Old habits die hard and Sten had counted on Jars’ rhythmic practice of checking his emails before turning in for the night. Not even his supposed “illness” had changed that part of his life. It was too ingrained. Jars read for the fourth time the email from Katie that Sten had forwarded.
Hi Uncle Sten! Please let Jars know that I got his letter. Yes, I’ll come… but it won’t be for a couple of days as I have something to take care of here first. BTW… I picked up some native tea for you during my trip to India. Darjeeling of course. Now don’t go making faces! I know you’re a coffee addict but give it a try. You just might like it! – Hugs, Katie…
Jars couldn’t help but note the warmth in Katie’s message. Warmth not meant for him. He wasn’t jealous but he did find himself envious and wondered what a hug from Katie would feel like. He closed his eyes prodding his memory, backtracking time’s corridors, searching for the place where Katie’s arms were once around his own neck until, at length, he found it.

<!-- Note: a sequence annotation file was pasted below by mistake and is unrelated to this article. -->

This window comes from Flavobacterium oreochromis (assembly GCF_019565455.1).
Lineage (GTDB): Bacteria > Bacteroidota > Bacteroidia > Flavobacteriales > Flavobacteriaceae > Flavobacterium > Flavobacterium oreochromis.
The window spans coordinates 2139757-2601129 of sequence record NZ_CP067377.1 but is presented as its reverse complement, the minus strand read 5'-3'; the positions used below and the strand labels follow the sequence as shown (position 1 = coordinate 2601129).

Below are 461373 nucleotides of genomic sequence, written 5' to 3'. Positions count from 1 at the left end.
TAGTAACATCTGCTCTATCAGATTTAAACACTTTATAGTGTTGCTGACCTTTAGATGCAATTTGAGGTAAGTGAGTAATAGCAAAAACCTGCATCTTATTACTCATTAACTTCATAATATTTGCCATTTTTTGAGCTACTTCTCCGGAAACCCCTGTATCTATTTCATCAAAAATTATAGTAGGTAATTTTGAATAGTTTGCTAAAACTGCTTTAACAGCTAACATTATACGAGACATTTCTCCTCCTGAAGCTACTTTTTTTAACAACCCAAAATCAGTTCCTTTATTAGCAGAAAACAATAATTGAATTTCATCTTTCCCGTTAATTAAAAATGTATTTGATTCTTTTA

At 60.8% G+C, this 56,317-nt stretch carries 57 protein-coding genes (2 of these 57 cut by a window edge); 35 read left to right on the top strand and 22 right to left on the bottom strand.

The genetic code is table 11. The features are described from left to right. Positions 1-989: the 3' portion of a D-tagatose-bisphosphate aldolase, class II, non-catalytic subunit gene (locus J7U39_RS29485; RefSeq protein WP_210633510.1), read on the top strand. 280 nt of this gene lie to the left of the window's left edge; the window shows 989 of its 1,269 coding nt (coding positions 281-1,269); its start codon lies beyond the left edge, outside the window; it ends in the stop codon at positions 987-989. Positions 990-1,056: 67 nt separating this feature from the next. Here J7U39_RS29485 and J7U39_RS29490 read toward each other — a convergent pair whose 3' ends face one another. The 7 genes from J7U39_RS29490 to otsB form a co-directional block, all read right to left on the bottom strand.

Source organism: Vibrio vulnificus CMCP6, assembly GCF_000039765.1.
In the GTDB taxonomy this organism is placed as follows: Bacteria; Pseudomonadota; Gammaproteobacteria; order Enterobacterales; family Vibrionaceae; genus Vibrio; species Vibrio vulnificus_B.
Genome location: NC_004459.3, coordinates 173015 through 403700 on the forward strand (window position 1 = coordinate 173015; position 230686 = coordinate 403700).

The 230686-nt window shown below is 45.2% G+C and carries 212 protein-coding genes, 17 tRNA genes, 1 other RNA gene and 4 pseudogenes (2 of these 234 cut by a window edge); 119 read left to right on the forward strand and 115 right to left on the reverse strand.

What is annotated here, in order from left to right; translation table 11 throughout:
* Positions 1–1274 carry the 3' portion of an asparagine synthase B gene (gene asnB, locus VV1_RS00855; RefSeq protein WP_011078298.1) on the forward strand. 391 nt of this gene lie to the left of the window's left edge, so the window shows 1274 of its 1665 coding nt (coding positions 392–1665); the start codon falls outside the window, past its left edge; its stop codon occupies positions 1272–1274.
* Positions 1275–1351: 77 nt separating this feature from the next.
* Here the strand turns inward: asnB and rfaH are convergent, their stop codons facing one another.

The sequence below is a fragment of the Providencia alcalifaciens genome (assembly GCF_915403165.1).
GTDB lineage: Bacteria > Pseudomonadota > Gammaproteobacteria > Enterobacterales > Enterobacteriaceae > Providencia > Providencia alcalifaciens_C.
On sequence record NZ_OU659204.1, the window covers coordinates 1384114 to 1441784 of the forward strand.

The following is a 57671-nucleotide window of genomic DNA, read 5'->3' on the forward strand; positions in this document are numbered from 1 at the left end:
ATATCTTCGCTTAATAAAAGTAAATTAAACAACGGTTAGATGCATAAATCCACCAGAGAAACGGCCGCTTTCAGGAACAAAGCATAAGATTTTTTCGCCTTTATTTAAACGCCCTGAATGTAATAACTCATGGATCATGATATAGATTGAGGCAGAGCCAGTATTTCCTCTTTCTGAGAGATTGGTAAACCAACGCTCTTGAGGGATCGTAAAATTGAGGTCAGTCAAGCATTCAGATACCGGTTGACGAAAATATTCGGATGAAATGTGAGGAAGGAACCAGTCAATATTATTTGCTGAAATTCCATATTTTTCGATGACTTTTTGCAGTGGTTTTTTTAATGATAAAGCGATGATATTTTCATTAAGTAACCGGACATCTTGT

With long, slow breaths he replayed the sunless afternoon he had walked out of his little girl’s life. Not quite four, Jars had carried Katie into her bedroom for her afternoon nap. His plan had been to slip away quietly while she was sleeping, leaving it to his soon-to-be-divorced wife to break the news of his departure to their daughter. It was a chilly afternoon in early fall and Jars had surrounded Katie with her closest friends, a collection of stuffed animals to snuggle with as he covered the little girl with a rose colored down comforter. He had bent low to kiss her forehead and she had responded by wrapping her small arms around his neck. Her sleepily whispered, I love you Daddy, the unrecognized farewell of an innocent child to her abandoning father.